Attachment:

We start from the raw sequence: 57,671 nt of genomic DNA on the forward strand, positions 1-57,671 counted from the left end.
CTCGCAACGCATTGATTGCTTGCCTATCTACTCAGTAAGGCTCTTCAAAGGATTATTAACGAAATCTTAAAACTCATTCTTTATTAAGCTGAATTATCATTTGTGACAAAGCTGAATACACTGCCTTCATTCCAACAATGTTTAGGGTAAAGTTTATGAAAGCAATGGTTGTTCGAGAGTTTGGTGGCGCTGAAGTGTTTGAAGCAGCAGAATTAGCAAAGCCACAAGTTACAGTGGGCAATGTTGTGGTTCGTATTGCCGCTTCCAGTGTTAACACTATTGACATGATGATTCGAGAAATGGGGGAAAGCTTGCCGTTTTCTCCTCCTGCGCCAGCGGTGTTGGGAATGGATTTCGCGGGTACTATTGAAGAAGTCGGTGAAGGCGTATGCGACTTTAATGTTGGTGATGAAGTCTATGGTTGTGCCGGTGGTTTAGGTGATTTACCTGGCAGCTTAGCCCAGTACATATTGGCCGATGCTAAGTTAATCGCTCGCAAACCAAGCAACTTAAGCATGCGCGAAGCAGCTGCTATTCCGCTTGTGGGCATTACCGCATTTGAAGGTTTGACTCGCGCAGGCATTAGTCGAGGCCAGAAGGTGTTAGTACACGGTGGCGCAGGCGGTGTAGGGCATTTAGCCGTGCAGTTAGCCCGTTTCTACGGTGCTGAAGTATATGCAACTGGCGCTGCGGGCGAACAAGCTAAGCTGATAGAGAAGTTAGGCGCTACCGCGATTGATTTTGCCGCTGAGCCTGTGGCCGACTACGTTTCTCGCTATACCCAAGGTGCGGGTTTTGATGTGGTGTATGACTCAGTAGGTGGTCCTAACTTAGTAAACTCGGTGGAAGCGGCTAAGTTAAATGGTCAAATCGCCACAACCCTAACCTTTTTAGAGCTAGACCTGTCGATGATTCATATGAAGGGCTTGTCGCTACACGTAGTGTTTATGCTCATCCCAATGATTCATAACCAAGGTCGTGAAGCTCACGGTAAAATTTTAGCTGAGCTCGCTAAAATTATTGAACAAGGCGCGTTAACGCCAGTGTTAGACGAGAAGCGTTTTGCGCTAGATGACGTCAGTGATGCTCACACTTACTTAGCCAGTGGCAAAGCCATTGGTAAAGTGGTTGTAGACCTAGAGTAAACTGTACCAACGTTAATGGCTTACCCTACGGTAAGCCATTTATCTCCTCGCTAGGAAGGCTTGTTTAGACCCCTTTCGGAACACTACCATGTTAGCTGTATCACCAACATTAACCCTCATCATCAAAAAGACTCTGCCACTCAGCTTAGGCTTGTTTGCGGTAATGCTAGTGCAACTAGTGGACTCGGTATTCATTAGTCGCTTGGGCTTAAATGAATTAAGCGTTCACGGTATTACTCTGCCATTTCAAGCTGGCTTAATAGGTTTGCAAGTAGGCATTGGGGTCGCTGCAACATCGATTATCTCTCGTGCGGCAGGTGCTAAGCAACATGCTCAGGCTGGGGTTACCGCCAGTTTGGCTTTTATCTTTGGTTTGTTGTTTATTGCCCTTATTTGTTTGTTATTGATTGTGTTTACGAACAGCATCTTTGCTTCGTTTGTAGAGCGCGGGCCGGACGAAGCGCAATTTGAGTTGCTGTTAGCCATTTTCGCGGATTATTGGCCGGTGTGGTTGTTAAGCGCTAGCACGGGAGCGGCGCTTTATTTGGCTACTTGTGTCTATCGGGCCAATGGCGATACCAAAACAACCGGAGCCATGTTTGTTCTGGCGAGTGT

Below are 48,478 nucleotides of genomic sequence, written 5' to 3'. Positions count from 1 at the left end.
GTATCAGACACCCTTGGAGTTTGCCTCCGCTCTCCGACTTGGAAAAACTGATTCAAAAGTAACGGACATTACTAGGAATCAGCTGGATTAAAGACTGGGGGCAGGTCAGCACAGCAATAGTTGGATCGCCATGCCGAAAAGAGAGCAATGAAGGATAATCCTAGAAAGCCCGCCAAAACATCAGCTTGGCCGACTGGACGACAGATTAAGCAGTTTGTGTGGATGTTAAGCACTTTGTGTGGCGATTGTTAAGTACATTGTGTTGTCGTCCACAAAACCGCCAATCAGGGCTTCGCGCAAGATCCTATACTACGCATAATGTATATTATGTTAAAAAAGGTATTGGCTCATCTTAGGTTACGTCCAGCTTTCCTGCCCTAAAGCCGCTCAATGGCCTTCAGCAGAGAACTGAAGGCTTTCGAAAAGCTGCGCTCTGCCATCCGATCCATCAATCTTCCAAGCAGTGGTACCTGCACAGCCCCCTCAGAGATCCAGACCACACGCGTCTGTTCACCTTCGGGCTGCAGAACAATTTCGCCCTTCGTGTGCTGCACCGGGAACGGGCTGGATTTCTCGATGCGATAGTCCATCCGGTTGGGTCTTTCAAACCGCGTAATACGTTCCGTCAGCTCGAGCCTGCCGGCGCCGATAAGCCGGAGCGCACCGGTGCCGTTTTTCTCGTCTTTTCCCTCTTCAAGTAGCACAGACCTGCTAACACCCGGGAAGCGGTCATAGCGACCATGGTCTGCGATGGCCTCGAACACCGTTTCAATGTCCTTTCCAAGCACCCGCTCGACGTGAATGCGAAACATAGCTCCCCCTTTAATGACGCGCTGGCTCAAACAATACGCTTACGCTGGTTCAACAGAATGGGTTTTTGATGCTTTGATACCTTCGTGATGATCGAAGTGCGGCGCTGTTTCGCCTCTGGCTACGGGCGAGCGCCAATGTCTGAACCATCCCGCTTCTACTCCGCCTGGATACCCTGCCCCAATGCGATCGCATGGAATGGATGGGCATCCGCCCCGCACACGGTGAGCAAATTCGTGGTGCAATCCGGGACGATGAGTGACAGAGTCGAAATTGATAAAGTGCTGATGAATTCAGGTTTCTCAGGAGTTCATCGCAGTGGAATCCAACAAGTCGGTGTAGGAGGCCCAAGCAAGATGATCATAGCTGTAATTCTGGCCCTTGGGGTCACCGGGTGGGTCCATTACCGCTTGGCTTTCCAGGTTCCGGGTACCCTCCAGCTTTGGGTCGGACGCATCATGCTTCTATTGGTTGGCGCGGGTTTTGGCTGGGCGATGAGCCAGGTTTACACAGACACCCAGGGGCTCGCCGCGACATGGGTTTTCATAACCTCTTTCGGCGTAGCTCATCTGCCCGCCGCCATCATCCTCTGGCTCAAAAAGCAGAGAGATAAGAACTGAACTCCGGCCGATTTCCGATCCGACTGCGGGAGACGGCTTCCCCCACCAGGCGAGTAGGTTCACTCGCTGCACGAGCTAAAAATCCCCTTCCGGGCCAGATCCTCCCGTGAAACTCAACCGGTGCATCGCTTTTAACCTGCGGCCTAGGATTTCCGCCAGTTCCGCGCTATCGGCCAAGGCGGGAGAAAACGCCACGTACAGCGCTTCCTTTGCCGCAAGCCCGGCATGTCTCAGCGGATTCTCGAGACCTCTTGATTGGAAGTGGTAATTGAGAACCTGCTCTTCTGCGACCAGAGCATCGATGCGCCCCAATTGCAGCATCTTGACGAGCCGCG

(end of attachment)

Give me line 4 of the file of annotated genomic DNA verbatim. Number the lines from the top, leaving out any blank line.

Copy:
GTATCAGACACCCTTGGAGTTTGCCTCCGCTCTCCGACTTGGAAAAACTGATTCAAAAGTAACGGACATTACTAGGAATCAGCTGGATTAAAGACTGGGGGCAGGTCAGCACAGCAATAGTTGGATCGCCATGCCGAAAAGAGAGCAATGAAGGATAATCCTAGAAAGCCCGCCAAAACATCAGCTTGGCCGACTGGACGACAGATTAAGCAGTTTGTGTGGATGTTAAGCACTTTGTGTGGCGATTGTTAAGTACATTGTGTTGTCGTCCACAAAACCGCCAATCAGGGCTTCGCGCAAGATCCTATACTACGCATAATGTATATTATGTTAAAAAAGGTATTGGCTCATCTTAGGTTACGTCCAGCTTTCCTGCCCTAAAGCCGCTCAATGGCCTTCAGCAGAGAACTGAAGGCTTTCGAAAAGCTGCGCTCTGCCATCCGATCCATCAATCTTCCAAGCAGTGGTACCTGCACAGCCCCCTCAGAGATCCAGACCACACGCGTCTGTTCACCTTCGGGCTGCAGAACAATTTCGCCCTTCGTGTGCTGCACCGGGAACGGGCTGGATTTCTCGATGCGATAGTCCATCCGGTTGGGTCTTTCAAACCGCGTAATACGTTCCGTCAGCTCGAGCCTGCCGGCGCCGATAAGCCGGAGCGCACCGGTGCCGTTTTTCTCGTCTTTTCCCTCTTCAAGTAGCACAGACCTGCTAACACCCGGGAAGCGGTCATAGCGACCATGGTCTGCGATGGCCTCGAACACCGTTTCAATGTCCTTTCCAAGCACCCGCTCGACGTGAATGCGAAACATAGCTCCCCCTTTAATGACGCGCTGGCTCAAACAATACGCTTACGCTGGTTCAACAGAATGGGTTTTTGATGCTTTGATACCTTCGTGATGATCGAAGTGCGGCGCTGTTTCGCCTCTGGCTACGGGCGAGCGCCAATGTCTGAACCATCCCGCTTCTACTCCGCCTGGATACCCTGCCCCAATGCGATCGCATGGAATGGATGGGCATCCGCCCCGCACACGGTGAGCAAATTCGTGGTGCAATCCGGGACGATGAGTGACAGAGTCGAAATTGATAAAGTGCTGATGAATTCAGGTTTCTCAGGAGTTCATCGCAGTGGAATCCAACAAGTCGGTGTAGGAGGCCCAAGCAAGATGATCATAGCTGTAATTCTGGCCCTTGGGGTCACCGGGTGGGTCCATTACCGCTTGGCTTTCCAGGTTCCGGGTACCCTCCAGCTTTGGGTCGGACGCATCATGCTTCTATTGGTTGGCGCGGGTTTTGGCTGGGCGATGAGCCAGGTTTACACAGACACCCAGGGGCTCGCCGCGACATGGGTTTTCATAACCTCTTTCGGCGTAGCTCATCTGCCCGCCGCCATCATCCTCTGGCTCAAAAAGCAGAGAGATAAGAACTGAACTCCGGCCGATTTCCGATCCGACTGCGGGAGACGGCTTCCCCCACCAGGCGAGTAGGTTCACTCGCTGCACGAGCTAAAAATCCCCTTCCGGGCCAGATCCTCCCGTGAAACTCAACCGGTGCATCGCTTTTAACCTGCGGCCTAGGATTTCCGCCAGTTCCGCGCTATCGGCCAAGGCGGGAGAAAACGCCACGTACAGCGCTTCCTTTGCCGCAAGCCCGGCATGTCTCAGCGGATTCTCGAGACCTCTTGATTGGAAGTGGTAATTGAGAACCTGCTCTTCTGCGACCAGAGCATCGATGCGCCCCAATTGCAGCATCTTGACGAGCCGCG